You’ve never heard of them.
Never once thought about their school, and certainly not the basketball program.
But there they will be, in about a month, getting their moment in the triumphant glare of the SportsCenter spotlight, students and fans rushing to the middle of the floor to join the players and coaches who have just won their way into a tournament they have no chance at winning.
But that’s the life in the small Division 1 college conference, where just earning a place in what is annually one of the most exclusive clubs in sports is a championship in and of itself.
Of course, there’s the other side of the jubilant pandemonium taking place there in the middle of the floor. While the championship team cuts down the nets that will forever be on display in a trophy case that probably doesn’t look all that much different from the one your high school may have had, dreams are dashed and tears fall in a depressive unity with slumping shoulders and sagging sighs. In their hearts they know they probably weren’t going to win that first-round game as a 16 seed, but that was never the point. This loss, the one in the conference tournament final, is a different kind of loss than an NCAA Tournament loss. Always will be.
And so it happens sometimes, a dominant team is stunned in its tourney final, and all of a sudden it is realized that the 26-4 regular season record means nothing. The league won’t get two bids into the Field of 64, and none of it seems fair.
But this season, and for a team just down the road from us, what’s potentially unfair may be better viewed as a second chance. It is where midseason three-game losing streaks can be forgotten with just three days of perfect basketball. Put it together for three very specific days, and it can be as though the 29 games before were nothing more than a series of scrimmages designed to give teams extended scouting reports of each other. Reports that may mean everything for one very important week.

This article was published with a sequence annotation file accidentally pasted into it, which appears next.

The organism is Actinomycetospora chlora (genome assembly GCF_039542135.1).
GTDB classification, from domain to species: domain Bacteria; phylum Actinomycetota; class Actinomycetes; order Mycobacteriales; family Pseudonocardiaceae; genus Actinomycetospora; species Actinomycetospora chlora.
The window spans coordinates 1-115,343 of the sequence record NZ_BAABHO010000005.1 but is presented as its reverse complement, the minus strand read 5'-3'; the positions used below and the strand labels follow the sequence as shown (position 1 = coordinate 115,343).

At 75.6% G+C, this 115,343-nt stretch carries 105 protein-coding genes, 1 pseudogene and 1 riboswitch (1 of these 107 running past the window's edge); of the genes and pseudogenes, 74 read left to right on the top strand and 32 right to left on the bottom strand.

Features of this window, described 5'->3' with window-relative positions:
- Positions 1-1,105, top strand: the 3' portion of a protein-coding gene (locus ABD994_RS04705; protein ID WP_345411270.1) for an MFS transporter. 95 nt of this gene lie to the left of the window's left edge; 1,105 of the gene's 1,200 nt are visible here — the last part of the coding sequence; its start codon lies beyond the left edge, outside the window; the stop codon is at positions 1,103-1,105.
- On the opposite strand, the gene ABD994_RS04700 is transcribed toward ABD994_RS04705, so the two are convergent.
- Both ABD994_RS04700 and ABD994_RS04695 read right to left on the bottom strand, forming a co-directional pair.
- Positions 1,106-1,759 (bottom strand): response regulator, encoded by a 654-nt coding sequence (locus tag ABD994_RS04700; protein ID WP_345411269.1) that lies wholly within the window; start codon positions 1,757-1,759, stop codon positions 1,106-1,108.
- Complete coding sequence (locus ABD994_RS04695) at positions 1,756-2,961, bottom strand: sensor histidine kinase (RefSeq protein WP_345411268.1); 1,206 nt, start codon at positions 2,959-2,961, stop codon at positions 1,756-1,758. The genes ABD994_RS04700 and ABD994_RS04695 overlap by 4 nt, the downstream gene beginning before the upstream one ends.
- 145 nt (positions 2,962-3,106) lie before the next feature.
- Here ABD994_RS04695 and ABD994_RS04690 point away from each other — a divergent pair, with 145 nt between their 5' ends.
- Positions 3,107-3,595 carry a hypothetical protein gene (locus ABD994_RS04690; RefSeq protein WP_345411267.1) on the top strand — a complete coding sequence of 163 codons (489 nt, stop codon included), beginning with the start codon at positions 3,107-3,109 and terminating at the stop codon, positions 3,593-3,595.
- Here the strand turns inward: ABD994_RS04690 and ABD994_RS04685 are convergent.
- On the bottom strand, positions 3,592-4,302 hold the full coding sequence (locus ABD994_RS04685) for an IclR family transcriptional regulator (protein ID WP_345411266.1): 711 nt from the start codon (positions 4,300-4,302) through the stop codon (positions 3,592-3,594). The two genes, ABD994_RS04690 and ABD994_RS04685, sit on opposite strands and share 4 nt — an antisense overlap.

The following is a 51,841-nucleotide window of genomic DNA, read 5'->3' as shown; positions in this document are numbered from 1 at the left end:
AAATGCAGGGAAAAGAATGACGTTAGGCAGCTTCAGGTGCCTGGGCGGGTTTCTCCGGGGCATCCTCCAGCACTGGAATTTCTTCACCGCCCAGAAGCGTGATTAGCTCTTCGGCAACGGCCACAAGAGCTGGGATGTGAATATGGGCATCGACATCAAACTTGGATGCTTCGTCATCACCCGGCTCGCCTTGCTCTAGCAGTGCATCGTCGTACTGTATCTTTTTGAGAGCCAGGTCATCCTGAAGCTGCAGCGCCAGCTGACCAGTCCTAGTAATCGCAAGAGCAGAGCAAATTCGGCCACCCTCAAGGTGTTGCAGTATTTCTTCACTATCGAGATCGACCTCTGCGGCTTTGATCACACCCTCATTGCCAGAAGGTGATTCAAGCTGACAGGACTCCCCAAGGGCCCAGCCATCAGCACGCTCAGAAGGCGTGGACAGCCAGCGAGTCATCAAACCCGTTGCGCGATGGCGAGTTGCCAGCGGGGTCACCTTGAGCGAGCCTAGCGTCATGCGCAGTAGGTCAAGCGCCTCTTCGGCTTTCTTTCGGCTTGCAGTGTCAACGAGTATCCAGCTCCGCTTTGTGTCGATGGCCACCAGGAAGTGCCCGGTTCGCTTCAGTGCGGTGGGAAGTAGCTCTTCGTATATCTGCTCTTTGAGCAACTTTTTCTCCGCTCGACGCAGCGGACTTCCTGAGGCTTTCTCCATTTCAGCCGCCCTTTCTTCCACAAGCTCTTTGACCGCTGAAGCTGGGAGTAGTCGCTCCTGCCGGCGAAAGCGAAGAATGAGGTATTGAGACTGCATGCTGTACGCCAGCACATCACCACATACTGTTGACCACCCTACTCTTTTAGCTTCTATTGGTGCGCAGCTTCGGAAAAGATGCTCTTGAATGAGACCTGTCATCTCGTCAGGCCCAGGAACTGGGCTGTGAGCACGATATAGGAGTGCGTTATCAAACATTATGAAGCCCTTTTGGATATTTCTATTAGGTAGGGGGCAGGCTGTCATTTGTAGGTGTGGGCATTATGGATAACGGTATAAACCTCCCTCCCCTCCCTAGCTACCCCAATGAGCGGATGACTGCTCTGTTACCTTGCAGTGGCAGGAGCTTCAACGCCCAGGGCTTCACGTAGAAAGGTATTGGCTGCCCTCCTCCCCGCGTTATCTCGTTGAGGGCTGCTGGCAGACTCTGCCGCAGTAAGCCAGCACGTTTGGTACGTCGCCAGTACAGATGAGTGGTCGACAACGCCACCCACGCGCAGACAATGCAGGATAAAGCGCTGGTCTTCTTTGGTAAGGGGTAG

That could be the life of the Campbell Camels over the next few weeks. Six short days ago, the Camels weren’t that far removed from the best start in the program’s history, and despite a few hiccups here and there, were still 12-6 and among the leaders in the Atlantic Sun Conference.
Since a 72-57 thumping on the road at East Tennessee State, though, the Camels have tumbled down the league standings. They’ve now fallen to 12-9 overall and just 7-5 in conference play after Lipscomb’s Josh Slater hit a step-back 3-pointer with 0.2 seconds remaining to lift the Bisons to a come-from-behind 60-59 victory on the road.
After losing their 9-point lead to a team that got 54 of its 60 points from just three players, the Camels find themselves tied for fourth in the A-Sun with eight games to go — the next two coming in a span of three days some 530 miles south from their Buies Creek home.
The season, for some programs, would be on the line. For some of the big boys, faced with this predictament, the only postseason tournament destination would include the letters “N,” “I,” and “T.” (We’re looking at you, North Carolina.)
But the Camels would still have another chance to spin the wheel. (OK, OK, so do the Tar Heels). As things stand now with a month to play for the conference tournament’s seeding, Jacksonville, Lipscomb and Belmont are the only teams looking down at the Camels. But with perhaps the league’s best player in Jonathan Rodriguez, Campbell has already proven it can beat two of them (Jacksonville, at home on Dec. 19, 73-57; and Lipscomb, on the road on Jan. 23, 86-82).
The script wouldn’t be an original one. Top-seeded Jacksonville, perhaps having just beaten the Camels at home on Feb. 25 in the penultimate game of the regular season, gets Campbell again in the tournament semifinals less than two weeks later on March 5 in Macon, Ga. The Camels would take those odds.
Finishing first over four months and 30 games means practically nothing at this level. And maybe there’s something wrong with that.
But for the Camels and teams like them all over the country, it’s just right.